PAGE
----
From the moment I described above, I can extract that I value:
-Love and connection -Working with people to help them suffer less and be happier (Contribution) -Being open, vulnerable and authentic -Feelings of courage and strength -Vitality – a deep sense of aliveness
So now jot down a couple of things from your peak moment. Got them?
STEP 3: CHOOSE
Pick one or two values that you’ve identified as most important to you. Write them down on your paper.
Out of my five values identified above, I feel like ‘contribution’ is the one that is most important to me in my life. A close second would be ‘love.’
STEP 4: DEFINE
Now write a little bit about what your chosen value (or values) means to you. Different words mean different things to different people so it’s important to define what this value means to YOU in your life.
To me ‘contribution’ essentially means that I am being kind and caring… I am expressing the love in my heart. I am helping the world to become more peaceful, happy, healthy and in harmony. Contribution is an outward flow from my innate feelings of love towards life. The value of ‘love’ is very closely related but subtly different to me. Love as mentioned above means to me that I am feeling a deep sense of connection with another being or with life in that moment.
Write what your values mean to you, and then…
STEP 5: NAME
Choose a value name that feels right to YOU. Like I said, different words can mean different things for people so it’s important to define how this word is meaningful to you.
For instance, the word contribution to me is only meaningful if I am truly expressing my innate love for life.
I wouldn’t feel I was expressing my value of contribution if I were doing someone a favor, for example, but doing it begrudgingly. To me it always has to have genuine loving energy behind it. Contribution to me is active. Another word for contribution, in the way I mean it, could be ‘kindness.’ In fact, I feel that word fits better for me so I an going to name this value ‘kindness.’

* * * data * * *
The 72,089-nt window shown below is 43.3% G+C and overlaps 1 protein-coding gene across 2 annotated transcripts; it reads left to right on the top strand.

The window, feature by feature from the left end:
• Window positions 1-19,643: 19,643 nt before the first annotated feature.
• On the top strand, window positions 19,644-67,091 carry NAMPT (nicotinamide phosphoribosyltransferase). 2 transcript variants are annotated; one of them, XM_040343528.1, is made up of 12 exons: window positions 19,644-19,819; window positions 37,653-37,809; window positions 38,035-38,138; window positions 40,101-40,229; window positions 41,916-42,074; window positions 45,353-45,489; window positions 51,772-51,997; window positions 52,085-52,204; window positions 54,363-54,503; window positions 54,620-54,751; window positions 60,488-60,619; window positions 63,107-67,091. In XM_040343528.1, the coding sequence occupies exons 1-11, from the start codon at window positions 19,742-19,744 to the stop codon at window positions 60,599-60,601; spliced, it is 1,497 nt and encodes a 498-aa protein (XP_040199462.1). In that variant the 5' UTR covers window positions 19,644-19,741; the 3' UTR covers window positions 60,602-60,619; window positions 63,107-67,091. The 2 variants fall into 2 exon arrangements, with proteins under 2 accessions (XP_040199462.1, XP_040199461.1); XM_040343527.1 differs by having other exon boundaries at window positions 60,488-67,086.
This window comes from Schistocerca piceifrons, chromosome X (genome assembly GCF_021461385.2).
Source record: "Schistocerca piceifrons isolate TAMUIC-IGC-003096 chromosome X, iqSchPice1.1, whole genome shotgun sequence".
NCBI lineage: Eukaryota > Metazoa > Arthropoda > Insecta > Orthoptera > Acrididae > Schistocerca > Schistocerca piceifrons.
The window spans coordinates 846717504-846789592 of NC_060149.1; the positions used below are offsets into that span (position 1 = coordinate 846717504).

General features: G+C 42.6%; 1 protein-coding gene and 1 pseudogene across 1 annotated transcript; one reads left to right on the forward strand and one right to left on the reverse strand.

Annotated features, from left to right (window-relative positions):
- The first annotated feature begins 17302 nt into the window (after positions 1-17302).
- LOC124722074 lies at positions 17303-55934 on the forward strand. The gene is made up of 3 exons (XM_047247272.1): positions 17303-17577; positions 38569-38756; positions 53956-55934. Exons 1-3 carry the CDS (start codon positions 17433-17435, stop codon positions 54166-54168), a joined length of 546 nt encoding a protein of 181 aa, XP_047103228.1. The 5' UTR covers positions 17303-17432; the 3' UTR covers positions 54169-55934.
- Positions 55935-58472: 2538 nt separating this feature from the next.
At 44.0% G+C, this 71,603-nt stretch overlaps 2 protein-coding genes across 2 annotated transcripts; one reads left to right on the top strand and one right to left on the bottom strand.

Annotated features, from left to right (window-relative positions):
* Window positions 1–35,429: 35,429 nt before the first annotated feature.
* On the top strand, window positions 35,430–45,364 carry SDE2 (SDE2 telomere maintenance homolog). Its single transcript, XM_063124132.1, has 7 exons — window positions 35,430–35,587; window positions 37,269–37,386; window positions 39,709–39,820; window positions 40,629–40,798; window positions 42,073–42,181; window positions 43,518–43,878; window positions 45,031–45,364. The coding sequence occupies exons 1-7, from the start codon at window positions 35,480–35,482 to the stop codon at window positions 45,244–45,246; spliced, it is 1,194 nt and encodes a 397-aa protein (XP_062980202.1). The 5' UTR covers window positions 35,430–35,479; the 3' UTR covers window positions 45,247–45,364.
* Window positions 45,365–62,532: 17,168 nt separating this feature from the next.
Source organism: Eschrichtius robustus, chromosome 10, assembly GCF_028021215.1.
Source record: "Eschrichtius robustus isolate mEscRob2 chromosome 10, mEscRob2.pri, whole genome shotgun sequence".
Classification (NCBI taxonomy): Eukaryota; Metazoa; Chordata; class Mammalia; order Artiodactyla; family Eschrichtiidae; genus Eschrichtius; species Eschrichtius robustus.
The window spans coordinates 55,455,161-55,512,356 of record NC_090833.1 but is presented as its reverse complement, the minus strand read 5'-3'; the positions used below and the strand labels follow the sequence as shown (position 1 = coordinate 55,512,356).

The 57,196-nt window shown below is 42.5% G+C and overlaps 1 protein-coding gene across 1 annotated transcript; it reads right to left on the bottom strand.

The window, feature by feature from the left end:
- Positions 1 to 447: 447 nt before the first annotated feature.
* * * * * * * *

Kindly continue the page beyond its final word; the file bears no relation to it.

Also perhaps to someone else ‘love’ would mean romantic love or it might mean speaking and acting in certain ways. My personal value of love means to me that I am experiencing and expressing feelings of connection and intimacy with a being or with life. So ‘love’ is my second value name.
What are yours? Jot them down.
STEP 6: REPEAT & REVEAL YOUR CORE VALUES
Now that you have one or two values you can now repeat steps 1 to 5 until you have a set of 5 to 7 values. We call this your set of core values. You may notice the same ones coming up again and again and that’s fine. See though, if you can explore the new ones that come up as you go through the steps again until you have your core 5 to 7.
Next week we’ll talk about how to LIVE your values in daily life (the most important part!) so stay tuned for that. But one more thing I’d like to make clear about values before we go.
The Difference Between Values and Goals
There is an important distinction that needs to be made between values and goals.
Values provide a deep sense of ongoing direction for our lives – they are not ends in themselves. Goals are things that we want to achieve or do – they are often ends in themselves. Values always exist in the present moment… they can be drawn on at any given moment. Goals are in the future.
Values Are Not Rules Or Commandments
Some spiritual traditions tell people what they should value and how they should act but that’s not what we’re talking about here. Values, in the way we speak of it here, are freely chosen by YOU. Your true values are not imposed on you from external sources. They come from listening to your heart and tuning in to what matters the most to YOU.
In order to live a life that is true to you, you must be willing to be completely honest with yourself about what you value most in life.